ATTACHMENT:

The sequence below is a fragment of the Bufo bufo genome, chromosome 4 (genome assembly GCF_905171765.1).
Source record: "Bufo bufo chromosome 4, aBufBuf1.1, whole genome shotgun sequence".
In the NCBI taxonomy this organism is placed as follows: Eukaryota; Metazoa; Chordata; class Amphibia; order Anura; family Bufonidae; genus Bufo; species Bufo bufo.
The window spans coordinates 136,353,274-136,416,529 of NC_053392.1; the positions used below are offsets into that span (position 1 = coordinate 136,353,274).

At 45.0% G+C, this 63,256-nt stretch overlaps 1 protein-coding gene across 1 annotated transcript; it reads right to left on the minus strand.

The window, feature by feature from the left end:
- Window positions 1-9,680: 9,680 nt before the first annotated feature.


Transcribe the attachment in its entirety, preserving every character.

The sequence below is a fragment of the Bufo bufo genome, chromosome 4 (genome assembly GCF_905171765.1).
Source record: "Bufo bufo chromosome 4, aBufBuf1.1, whole genome shotgun sequence".
In the NCBI taxonomy this organism is placed as follows: Eukaryota; Metazoa; Chordata; class Amphibia; order Anura; family Bufonidae; genus Bufo; species Bufo bufo.
The window spans coordinates 136,353,274-136,416,529 of NC_053392.1; the positions used below are offsets into that span (position 1 = coordinate 136,353,274).

At 45.0% G+C, this 63,256-nt stretch overlaps 1 protein-coding gene across 1 annotated transcript; it reads right to left on the minus strand.

The window, feature by feature from the left end:
- Window positions 1-9,680: 9,680 nt before the first annotated feature.